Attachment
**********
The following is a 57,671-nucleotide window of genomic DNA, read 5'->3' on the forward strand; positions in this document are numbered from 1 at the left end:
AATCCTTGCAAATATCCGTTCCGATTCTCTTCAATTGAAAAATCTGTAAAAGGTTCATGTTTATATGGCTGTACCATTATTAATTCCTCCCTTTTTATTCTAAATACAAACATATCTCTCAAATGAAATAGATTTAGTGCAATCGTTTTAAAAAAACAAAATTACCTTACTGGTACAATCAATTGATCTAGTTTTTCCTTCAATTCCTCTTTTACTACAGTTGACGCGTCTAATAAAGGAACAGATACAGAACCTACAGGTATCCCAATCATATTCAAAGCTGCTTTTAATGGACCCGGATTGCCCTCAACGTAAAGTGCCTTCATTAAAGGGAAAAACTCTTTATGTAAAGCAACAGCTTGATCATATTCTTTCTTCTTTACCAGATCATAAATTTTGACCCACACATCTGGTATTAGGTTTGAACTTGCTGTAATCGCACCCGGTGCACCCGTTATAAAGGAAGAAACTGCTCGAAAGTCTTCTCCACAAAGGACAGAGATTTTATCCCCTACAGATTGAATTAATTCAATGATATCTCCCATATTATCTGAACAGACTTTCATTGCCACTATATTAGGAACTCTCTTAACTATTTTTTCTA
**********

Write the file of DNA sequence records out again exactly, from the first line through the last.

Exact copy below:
The following is a 57,671-nucleotide window of genomic DNA, read 5'->3' on the forward strand; positions in this document are numbered from 1 at the left end:
AATCCTTGCAAATATCCGTTCCGATTCTCTTCAATTGAAAAATCTGTAAAAGGTTCATGTTTATATGGCTGTACCATTATTAATTCCTCCCTTTTTATTCTAAATACAAACATATCTCTCAAATGAAATAGATTTAGTGCAATCGTTTTAAAAAAACAAAATTACCTTACTGGTACAATCAATTGATCTAGTTTTTCCTTCAATTCCTCTTTTACTACAGTTGACGCGTCTAATAAAGGAACAGATACAGAACCTACAGGTATCCCAATCATATTCAAAGCTGCTTTTAATGGACCCGGATTGCCCTCAACGTAAAGTGCCTTCATTAAAGGGAAAAACTCTTTATGTAAAGCAACAGCTTGATCATATTCTTTCTTCTTTACCAGATCATAAATTTTGACCCACACATCTGGTATTAGGTTTGAACTTGCTGTAATCGCACCCGGTGCACCCGTTATAAAGGAAGAAACTGCTCGAAAGTCTTCTCCACAAAGGACAGAGATTTTATCCCCTACAGATTGAATTAATTCAATGATATCTCCCATATTATCTGAACAGACTTTCATTGCCACTATATTAGGAACTCTCTTAACTATTTTTTCTA